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Veltrusy Château was built by Count Václav Antonín Chotek, a successful and recognised politician. His high post required him to live in a representative residence representative of his position.
At the beginning, Veltrusy was one of the most admired works of Late Baroque architecture, and the sculptures by Matyáš Bernard Braun emphasised the splendour of the mansion. The surrounding park is one of the largest parks in Bohemia.
Václav Antonín Chotek, a member of an old noble family, marked by the White Mountain confiscations, acquired the Veltrusy estate by marriage. Count Chotek was a very capable person and soon worked his way up to a prominent social status and held high state offices. Such function required a respectable and pretentious mansion. Its construction started in 1704. Veltrusy Château began being built with a generous Baroque concept as a complex of buildings decorated with a series of allegorical sculptures by the famous artist Matyáš Bernard Braun. It was once one of the most important works of Czech Late Baroque architecture in its original form. Its purely Baroque form was enhanced with Classicist elements after 1804.
Václav Antonín’s son Rudolf followed in his father’s footsteps by both expanding and beautifying the estate and in his the political career at the imperial court in Vienna. He even received one of the highest Habsburg awards – the Order of the Golden Fleece. And so, once again, the château was no longer sufficient for a man with such reputation and the estate continued to expand the residence. The third owner was Jan Rudolf Chotek, the founder of the Empire-style Kačina Château, who, just like his predecessors, was an educated, politically active and successful man. During his management, the park underwent some considerable modifications – the neat French gardens were transformed into a romantic landscape park, one of the five oldest and largest parks in Bohemia.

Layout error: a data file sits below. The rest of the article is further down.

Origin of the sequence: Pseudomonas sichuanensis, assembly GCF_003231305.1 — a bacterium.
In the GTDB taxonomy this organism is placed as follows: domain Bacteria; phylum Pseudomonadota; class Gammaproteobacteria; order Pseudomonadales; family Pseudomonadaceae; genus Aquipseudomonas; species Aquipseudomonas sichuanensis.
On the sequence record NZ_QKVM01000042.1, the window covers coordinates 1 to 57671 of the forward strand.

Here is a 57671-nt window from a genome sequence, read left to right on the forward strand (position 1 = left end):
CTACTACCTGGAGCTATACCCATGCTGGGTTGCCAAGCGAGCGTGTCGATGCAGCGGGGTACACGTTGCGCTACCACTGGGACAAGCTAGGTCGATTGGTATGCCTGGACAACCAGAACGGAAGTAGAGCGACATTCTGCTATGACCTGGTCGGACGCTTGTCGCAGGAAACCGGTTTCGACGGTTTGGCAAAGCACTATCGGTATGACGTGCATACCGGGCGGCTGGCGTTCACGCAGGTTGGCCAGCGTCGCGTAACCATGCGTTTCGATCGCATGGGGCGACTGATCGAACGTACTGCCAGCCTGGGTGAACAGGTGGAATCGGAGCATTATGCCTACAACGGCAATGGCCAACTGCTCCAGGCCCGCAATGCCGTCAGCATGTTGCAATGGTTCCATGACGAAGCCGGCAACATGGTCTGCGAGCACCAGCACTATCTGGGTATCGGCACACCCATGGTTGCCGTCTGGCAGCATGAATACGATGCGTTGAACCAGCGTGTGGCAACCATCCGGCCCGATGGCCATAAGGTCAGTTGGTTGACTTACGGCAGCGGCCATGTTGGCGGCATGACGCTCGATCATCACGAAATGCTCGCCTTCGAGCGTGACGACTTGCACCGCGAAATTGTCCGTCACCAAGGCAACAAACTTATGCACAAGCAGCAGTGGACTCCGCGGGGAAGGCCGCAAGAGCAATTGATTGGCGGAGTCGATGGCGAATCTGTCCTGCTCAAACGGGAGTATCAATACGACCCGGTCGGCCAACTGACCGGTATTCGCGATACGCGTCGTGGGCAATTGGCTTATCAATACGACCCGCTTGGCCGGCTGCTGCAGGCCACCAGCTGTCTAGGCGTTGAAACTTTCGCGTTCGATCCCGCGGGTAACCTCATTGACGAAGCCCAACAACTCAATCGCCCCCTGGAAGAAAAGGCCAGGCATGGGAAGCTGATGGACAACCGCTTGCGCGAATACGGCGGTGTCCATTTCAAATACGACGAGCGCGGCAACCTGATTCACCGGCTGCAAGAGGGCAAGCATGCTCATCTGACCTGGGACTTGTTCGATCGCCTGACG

The long era of prosperity at the Veltrusy estate was completed by Jindřich, the grandson of Jan Rudolf. It all changed in the second half of the 19th century when the irresponsible management of the owner and lengthy economic crisis resulted in the gradual decline of the magnificent family residence. Karel and Livie were the last owners from the House of Chotek. The château was taken over by the Nazi army during WWII, and then by the Red Army. It was nationalised after 1945 and it is now managed by the National Heritage Institute.
The fallow deer game preserve was introduced to the Veltrusy park in 1802. The preserve is located in an area that makes it possible to watch the fallow deer from the main hall. But the fallow deer are not the only representatives of the local animal kingdom. You can see other deer, hares and pheasants in the château gardens.
Address:Státní zámek Veltrusy, Ostrov 59, 277 46 Veltrusy
Phone:+420 778 751 565